My grandfather, who was a carpenter among other things, was always missing his right thumb and forefinger. They were just stubs. He always said it was from playing with firecrackers, and he said it as an angry admonition that was supposed to instill fear. And it did — I never lit firecrackers in my fingers, which in the ’60s and ’70s made me something of an oddity I suppose. But Grandpa, there’s a bit of a difference between firecrackers and blasting caps.
This article from the Gloversville Morning Herald, July 17, 1926, details how my 15-year-old grandfather (the “aged 16” in the article is either erroneous or, more likely, a lie) blew his thumb and forefinger off by applying flame to a dynamite blasting cap, the device that detonates a stick of dynamite. He was up to no good, probably stole the caps from another boy, and this would hardly be his (or his father’s) only trouble in the rough-and-tumble immigrant city of Amsterdam, New York in the 1920s and 1930s.
The article reads as follows:
Dynamite Cap Injures Three
One, John Crisalle, Loses Thumb And Finger Of Right Hand In Explosion.
John Crisalle, 140 Forbes street, Amsterdam, aged 16, had the thumb and finger of his right hand blown off shortly before noon yesterday by the explosion of a dynamite cap, to which he was applying the flame of a match. His left hand was mutilated and his face gashed also, while Dominick Severa, 268 East Main street, and Edmund Carbonelli, 9 Eagle street, who stood near, received puncture wounds and gashes in the face, neck and chest.
The dynamite cap which exploded was one of several which Crisalle had, three others being found in his pocket after the accident. The explosion occurred in a yard between St. Casimir’s church on East Main street and the residence of Raymond J. Gilston. This yard is often used by the boys of the neighborhood as a playground. There were several there at the time of the explosion, the three who were hurt being close together watching for the results of fire applied to the cap. The explosion was heard throughout the neighborhood, and four or five men were on the scene within a moment or two. Fragments of bone and flesh blown from Crisalle’ [sic] hands were discovered lying on the ground. He was taken to the office of Dr. Lombardi and thence to St. Mary’s hospital. The stumps of the thumb and fore finger of the right hand were amputated, but the wounds to the left did not indicate that there will be any loss of fingers to that hand. His face was cut, a gash under the left eye being very deep. The other two boys were attended by Dr. Tomlinson at his office.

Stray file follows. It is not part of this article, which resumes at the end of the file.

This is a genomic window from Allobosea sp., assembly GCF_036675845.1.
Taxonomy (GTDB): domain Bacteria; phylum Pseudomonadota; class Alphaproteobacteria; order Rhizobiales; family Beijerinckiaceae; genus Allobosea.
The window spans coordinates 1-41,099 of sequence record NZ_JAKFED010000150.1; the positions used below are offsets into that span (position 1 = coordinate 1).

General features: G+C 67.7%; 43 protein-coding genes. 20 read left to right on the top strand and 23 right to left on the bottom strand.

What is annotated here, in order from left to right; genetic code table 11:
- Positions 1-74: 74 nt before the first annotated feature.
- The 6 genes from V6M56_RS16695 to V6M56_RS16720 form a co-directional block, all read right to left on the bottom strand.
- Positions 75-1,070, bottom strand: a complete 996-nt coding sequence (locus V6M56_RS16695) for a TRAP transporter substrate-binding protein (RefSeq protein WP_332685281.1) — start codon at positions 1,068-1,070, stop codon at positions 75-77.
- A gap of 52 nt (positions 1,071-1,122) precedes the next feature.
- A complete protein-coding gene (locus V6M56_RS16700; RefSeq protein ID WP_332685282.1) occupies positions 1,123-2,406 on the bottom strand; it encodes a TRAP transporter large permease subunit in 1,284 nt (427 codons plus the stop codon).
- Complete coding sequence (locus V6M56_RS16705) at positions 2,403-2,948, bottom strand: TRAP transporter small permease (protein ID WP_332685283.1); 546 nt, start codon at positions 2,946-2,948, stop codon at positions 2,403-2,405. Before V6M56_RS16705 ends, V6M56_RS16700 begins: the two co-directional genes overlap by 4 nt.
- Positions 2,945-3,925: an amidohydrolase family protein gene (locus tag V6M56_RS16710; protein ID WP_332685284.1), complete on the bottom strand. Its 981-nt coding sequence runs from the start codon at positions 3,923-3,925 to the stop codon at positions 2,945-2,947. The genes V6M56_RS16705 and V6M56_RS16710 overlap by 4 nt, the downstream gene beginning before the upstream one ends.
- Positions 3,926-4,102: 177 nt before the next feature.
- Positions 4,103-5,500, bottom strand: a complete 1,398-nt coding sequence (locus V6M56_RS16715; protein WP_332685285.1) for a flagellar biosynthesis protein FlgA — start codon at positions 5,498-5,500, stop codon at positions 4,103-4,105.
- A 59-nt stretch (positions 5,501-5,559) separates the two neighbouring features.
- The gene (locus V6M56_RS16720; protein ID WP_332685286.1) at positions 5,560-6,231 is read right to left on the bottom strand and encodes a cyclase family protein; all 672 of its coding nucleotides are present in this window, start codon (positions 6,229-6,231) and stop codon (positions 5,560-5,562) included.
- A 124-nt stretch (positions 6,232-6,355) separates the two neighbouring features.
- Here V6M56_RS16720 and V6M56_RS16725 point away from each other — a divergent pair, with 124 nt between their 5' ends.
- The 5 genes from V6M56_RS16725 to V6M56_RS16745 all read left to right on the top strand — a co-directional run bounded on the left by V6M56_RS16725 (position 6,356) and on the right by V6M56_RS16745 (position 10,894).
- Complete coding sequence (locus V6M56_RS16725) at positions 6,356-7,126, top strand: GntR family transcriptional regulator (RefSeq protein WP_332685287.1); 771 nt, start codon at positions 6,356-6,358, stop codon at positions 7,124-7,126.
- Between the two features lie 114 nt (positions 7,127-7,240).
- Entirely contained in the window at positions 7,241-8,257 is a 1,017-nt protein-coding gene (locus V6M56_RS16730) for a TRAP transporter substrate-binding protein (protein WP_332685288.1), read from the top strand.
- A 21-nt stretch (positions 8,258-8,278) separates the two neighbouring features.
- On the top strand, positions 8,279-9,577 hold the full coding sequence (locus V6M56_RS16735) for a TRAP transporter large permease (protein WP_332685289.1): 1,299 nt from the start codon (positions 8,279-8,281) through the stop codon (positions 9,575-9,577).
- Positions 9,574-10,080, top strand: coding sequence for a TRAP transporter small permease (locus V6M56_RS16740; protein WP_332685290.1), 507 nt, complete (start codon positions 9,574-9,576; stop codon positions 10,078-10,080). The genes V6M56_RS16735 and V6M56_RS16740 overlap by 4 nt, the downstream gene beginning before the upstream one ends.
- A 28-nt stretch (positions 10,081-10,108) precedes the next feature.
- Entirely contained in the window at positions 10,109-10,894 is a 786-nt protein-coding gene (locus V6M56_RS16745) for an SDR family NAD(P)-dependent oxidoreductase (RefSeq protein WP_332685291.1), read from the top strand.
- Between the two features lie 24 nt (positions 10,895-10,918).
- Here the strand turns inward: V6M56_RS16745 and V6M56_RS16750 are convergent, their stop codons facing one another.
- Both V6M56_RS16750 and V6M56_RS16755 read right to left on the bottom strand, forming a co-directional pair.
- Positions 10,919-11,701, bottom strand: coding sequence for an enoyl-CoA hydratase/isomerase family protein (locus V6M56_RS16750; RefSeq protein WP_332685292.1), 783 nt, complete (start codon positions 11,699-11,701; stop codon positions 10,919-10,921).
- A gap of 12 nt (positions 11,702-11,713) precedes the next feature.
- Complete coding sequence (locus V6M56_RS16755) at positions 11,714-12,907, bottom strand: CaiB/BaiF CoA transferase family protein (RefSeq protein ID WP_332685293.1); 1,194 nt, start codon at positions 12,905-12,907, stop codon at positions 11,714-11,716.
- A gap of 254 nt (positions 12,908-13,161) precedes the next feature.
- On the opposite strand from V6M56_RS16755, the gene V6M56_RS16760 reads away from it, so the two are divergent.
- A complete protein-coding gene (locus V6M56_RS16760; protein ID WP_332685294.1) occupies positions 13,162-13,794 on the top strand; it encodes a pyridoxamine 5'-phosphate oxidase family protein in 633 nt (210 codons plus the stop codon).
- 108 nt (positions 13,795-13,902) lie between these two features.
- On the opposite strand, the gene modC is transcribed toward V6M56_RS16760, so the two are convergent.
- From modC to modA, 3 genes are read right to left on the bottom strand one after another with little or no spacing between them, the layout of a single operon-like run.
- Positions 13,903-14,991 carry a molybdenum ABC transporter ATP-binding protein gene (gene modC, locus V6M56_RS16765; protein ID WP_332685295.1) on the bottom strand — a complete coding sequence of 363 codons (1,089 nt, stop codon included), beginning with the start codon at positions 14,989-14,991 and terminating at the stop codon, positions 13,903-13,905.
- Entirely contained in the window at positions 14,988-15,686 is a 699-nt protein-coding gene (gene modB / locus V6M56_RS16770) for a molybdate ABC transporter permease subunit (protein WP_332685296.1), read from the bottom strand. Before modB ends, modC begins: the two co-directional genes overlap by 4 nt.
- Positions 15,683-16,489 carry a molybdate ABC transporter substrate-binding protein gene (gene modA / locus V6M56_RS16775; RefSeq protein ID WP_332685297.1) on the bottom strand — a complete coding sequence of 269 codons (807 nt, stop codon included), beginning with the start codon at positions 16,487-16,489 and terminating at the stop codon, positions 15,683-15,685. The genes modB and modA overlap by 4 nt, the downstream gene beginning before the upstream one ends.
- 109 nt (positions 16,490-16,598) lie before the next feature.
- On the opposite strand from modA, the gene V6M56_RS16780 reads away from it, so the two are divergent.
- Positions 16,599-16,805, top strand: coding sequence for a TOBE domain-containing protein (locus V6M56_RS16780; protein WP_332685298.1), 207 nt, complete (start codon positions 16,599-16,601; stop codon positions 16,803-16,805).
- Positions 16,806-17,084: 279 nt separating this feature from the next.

The cap which exploded is one of the kind used in quarries. The caps are metal cylinders only about an inch and a half to two inches in length and hardly the diameter of an ordinary pencil. They are used to communicate the spark from the battery to the dynamite charge proper. It is not quite certain how Crisalle obtained them. He spoke of having received them from a lad named Joseph Bucci of Lark street. Bucci was summoned to police headquarters. He admitted having had quite a number of similar caps for some time. He got them, he says, from a bunch of rags, part of a collection of his grandfather, who is a dealer in rags and junk. He had a box full, he said, and has played with them himself now and then and thrown them around, but they never went off.
He had no idea that they were dynamite and had evidently been under the impression that they were some ordinary sort of cap or blank cartridge. He denied having given any of them to Crisalle, but he did say that he was throwing them about in the neighborhood of his home, and that Crisalle was there and must have picked some of them up, or somebody else did and then gave them to the injured boy.